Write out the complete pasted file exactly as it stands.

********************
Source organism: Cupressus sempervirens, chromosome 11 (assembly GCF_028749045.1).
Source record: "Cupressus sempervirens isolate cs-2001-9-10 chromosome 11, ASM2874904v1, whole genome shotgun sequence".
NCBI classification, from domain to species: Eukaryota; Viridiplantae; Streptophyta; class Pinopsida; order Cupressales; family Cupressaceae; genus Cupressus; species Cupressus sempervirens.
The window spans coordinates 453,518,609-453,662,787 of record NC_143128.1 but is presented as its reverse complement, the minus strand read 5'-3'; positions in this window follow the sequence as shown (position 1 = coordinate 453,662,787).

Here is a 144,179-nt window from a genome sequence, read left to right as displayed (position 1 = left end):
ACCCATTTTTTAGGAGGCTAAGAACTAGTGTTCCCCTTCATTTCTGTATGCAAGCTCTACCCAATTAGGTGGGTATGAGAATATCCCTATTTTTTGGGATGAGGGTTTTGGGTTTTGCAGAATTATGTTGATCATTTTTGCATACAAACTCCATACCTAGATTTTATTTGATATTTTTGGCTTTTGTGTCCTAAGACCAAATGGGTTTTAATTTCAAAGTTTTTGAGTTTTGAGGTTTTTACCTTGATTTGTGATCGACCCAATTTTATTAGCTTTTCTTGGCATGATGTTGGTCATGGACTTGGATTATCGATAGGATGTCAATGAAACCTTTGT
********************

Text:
Source organism: Cupressus sempervirens, chromosome 11 (assembly GCF_028749045.1).
Source record: "Cupressus sempervirens isolate cs-2001-9-10 chromosome 11, ASM2874904v1, whole genome shotgun sequence".
NCBI classification, from domain to species: Eukaryota; Viridiplantae; Streptophyta; class Pinopsida; order Cupressales; family Cupressaceae; genus Cupressus; species Cupressus sempervirens.
The window spans coordinates 453,518,609-453,662,787 of record NC_143128.1 but is presented as its reverse complement, the minus strand read 5'-3'; positions in this window follow the sequence as shown (position 1 = coordinate 453,662,787).

Here is a 144,179-nt window from a genome sequence, read left to right as displayed (position 1 = left end):
ACCCATTTTTTAGGAGGCTAAGAACTAGTGTTCCCCTTCATTTCTGTATGCAAGCTCTACCCAATTAGGTGGGTATGAGAATATCCCTATTTTTTGGGATGAGGGTTTTGGGTTTTGCAGAATTATGTTGATCATTTTTGCATACAAACTCCATACCTAGATTTTATTTGATATTTTTGGCTTTTGTGTCCTAAGACCAAATGGGTTTTAATTTCAAAGTTTTTGAGTTTTGAGGTTTTTACCTTGATTTGTGATCGACCCAATTTTATTAGCTTTTCTTGGCATGATGTTGGTCATGGACTTGGATTATCGATAGGATGTCAATGAAACCTTTGT